While the towers of rock jutting from the sea that formed a protective circle around Themyscira were created with CGI, the views aren’t any less picturesque. This area is a haven for hikers and rock climbers, as the rugged cliffs stretch seemingly from sea to sky. Many coastal paths offer panoramic views of the coast, and there are watch towers in varying states of ruin from a time when this coast needed to be protected from some of the very enemies Diana fought in the movie.
The Palinuro is also famous for being home to Italy’s most extensive cave system. Capri’s Blue Grotto isn’t the only of its kind and here in Palinuro, you’ll most likely be the only boat exploring the magical blue grottoes. Not to mention, there’s also a Blood Cave, named as such because the red algae and light make it appear as though the cave walls are dripping blood. Sounds like something straight out of DC Comic, right?
Stay at Grand Hotel San Pietro while visiting Palinuro.
Castel del Monte, Puglia
Puglia is a region pockmarked with all these spectacular sights seemingly in the middle of nowhere. Castel del Monte is one of them. It’s 12 kilometers from the nearest town and stands alone on a hill with no obvious port or village to protect.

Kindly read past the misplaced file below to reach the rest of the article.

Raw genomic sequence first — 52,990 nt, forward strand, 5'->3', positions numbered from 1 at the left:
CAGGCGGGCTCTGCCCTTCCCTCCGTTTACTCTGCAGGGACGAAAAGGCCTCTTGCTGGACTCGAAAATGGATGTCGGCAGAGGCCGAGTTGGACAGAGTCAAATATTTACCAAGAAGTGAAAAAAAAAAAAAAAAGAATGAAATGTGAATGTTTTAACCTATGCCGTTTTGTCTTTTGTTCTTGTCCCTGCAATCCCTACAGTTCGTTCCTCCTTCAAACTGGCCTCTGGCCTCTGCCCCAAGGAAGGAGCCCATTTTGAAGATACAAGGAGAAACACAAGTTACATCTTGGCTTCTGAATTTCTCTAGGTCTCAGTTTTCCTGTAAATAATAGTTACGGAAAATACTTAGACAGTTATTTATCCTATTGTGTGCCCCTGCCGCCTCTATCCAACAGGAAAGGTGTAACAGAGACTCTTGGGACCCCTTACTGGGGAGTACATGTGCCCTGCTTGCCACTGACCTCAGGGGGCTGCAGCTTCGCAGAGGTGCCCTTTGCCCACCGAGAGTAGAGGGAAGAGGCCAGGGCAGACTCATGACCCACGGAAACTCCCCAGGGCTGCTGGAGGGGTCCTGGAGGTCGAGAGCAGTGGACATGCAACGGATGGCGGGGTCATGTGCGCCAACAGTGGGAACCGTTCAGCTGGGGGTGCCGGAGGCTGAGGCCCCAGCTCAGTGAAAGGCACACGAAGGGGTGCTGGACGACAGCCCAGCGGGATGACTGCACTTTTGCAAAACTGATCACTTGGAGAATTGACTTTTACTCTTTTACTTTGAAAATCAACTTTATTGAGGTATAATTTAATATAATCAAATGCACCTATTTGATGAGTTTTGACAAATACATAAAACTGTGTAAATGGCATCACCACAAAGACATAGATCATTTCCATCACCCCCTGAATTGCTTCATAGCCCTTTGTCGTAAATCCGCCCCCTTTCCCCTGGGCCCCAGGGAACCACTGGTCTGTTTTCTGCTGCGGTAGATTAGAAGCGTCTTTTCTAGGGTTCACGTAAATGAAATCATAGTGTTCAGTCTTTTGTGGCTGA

Built in the 13th century by Frederick II, Holy Roman Emperor, it’s an octagonal shape with a central courtyard. And it made the perfect place to house the sword Diana knows as the Godkiller.
Castel del Monte is a UNESCO World Heritage Site and is open to the public for visits, though it is pretty barren. Its setting in the rural farm lands of Puglia is a stark contrast to the seaside towns this region is more famous for, and is worth a stop for an hour or so. Especially if you decide to combine a trip to all of these filming locations in to a road trip of Southern Italy.
Castel del Monte is open daily from 9am – 6:30pm October – March and from 10:15am – 7:45pm April – September. Closed December 25 and January 1.
With a very big stretch of the imagination, Themyscira was modeled after the city of Matera in Italy’s Basilicata region. Though the cascading waterfalls, magnificent natural arch and massive central tower don’t exist anywhere but on screen, Diana does run from her tutor through the streets of a very real Italian village – Craco.
Craco is one of the most fascinating places we’ve visited in Italy. Once a bustling town, it suffered an earthquake so devastating that its residents were forced to abandon the entire town and start an entirely new one several kilometers downhill. Now it stands as a haunting reminder up on the hillside to those that once called it home.
These days Craco is most certainly not forgotten about; it’s a Hollywood starlet of its own right featuring as the stage in a number of Blockbuster movies including Mel Gibson’s Passion of the Christ and, most recently, Wonder Woman.
You can actually visit Craco with a guide, a hard hat and signing a waiver. Visits are by guided tour only and tours are available from 10am until sunset daily. The tours run approximately every hour and are about 1 hour in length. English tours are €15 per person. You can find contact information for the guides on the Comune di Craco website.